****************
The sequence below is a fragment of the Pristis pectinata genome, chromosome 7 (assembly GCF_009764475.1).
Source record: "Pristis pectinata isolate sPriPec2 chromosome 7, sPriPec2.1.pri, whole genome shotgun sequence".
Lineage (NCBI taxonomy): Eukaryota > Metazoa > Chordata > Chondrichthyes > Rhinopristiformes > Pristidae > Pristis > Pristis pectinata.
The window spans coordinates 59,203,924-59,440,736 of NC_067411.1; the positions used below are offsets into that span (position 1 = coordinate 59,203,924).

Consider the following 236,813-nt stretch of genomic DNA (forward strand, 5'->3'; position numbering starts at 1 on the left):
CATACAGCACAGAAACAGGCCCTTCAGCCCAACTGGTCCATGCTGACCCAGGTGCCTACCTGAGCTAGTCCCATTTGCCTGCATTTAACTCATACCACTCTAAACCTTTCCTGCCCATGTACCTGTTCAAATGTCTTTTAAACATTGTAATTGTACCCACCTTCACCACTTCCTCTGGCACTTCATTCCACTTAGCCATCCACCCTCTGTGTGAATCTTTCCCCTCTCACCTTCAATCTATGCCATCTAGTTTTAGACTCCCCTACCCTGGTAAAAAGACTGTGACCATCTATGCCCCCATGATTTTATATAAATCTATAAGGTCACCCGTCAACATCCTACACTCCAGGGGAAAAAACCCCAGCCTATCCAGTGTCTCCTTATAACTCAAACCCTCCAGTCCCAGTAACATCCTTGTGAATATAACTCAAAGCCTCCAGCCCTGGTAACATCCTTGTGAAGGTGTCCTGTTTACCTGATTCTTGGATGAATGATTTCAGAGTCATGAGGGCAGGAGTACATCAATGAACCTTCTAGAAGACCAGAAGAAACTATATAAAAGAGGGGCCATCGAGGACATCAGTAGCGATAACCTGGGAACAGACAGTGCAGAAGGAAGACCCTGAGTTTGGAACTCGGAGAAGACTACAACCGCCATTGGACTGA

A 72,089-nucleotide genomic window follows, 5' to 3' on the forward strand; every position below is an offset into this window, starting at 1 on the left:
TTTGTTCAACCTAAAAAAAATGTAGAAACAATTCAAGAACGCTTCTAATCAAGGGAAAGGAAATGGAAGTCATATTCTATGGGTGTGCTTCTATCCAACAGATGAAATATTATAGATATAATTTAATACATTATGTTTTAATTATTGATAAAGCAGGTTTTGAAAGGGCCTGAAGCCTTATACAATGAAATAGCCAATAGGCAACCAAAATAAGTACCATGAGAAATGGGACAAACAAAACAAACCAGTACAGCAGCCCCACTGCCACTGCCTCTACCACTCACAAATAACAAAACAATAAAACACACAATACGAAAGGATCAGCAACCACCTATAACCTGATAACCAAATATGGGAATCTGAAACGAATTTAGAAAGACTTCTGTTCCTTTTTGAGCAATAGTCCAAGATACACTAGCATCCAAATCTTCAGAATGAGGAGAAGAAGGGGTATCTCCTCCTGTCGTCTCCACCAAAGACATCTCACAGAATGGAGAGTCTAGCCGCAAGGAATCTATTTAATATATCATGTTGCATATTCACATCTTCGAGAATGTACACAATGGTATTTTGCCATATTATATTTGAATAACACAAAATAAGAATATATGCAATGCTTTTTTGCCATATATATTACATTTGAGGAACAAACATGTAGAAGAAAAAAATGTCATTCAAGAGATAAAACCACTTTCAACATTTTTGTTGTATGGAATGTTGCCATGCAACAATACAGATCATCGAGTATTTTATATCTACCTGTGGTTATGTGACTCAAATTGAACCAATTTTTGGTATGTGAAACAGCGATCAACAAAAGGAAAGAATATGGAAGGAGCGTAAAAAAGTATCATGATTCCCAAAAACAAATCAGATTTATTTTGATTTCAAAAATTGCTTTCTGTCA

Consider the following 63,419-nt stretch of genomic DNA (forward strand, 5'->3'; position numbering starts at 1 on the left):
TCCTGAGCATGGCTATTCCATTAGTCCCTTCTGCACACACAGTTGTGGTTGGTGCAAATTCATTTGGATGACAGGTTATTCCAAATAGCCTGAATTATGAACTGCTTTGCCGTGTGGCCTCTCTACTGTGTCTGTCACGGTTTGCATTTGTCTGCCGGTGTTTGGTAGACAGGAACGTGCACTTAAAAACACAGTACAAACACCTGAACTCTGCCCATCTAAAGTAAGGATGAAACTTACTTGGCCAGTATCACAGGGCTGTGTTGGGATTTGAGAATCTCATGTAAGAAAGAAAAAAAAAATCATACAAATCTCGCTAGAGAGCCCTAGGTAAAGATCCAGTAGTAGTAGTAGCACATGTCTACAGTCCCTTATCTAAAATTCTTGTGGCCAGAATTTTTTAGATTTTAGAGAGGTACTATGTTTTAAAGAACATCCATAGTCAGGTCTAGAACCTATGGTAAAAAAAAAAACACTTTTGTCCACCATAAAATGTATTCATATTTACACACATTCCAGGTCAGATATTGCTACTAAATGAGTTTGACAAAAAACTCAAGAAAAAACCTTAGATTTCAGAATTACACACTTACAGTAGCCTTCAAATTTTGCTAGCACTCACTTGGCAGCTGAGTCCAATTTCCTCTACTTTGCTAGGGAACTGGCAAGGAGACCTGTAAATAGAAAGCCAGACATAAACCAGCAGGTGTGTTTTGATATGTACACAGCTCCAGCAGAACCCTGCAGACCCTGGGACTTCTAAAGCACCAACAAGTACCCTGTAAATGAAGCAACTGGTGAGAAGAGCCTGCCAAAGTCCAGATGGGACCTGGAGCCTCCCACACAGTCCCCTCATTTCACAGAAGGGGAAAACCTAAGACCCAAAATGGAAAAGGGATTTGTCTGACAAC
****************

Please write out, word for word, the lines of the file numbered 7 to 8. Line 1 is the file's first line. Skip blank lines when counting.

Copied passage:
A 72,089-nucleotide genomic window follows, 5' to 3' on the forward strand; every position below is an offset into this window, starting at 1 on the left:
TTTGTTCAACCTAAAAAAAATGTAGAAACAATTCAAGAACGCTTCTAATCAAGGGAAAGGAAATGGAAGTCATATTCTATGGGTGTGCTTCTATCCAACAGATGAAATATTATAGATATAATTTAATACATTATGTTTTAATTATTGATAAAGCAGGTTTTGAAAGGGCCTGAAGCCTTATACAATGAAATAGCCAATAGGCAACCAAAATAAGTACCATGAGAAATGGGACAAACAAAACAAACCAGTACAGCAGCCCCACTGCCACTGCCTCTACCACTCACAAATAACAAAACAATAAAACACACAATACGAAAGGATCAGCAACCACCTATAACCTGATAACCAAATATGGGAATCTGAAACGAATTTAGAAAGACTTCTGTTCCTTTTTGAGCAATAGTCCAAGATACACTAGCATCCAAATCTTCAGAATGAGGAGAAGAAGGGGTATCTCCTCCTGTCGTCTCCACCAAAGACATCTCACAGAATGGAGAGTCTAGCCGCAAGGAATCTATTTAATATATCATGTTGCATATTCACATCTTCGAGAATGTACACAATGGTATTTTGCCATATTATATTTGAATAACACAAAATAAGAATATATGCAATGCTTTTTTGCCATATATATTACATTTGAGGAACAAACATGTAGAAGAAAAAAATGTCATTCAAGAGATAAAACCACTTTCAACATTTTTGTTGTATGGAATGTTGCCATGCAACAATACAGATCATCGAGTATTTTATATCTACCTGTGGTTATGTGACTCAAATTGAACCAATTTTTGGTATGTGAAACAGCGATCAACAAAAGGAAAGAATATGGAAGGAGCGTAAAAAAGTATCATGATTCCCAAAAACAAATCAGATTTATTTTGATTTCAAAAATTGCTTTCTGTCA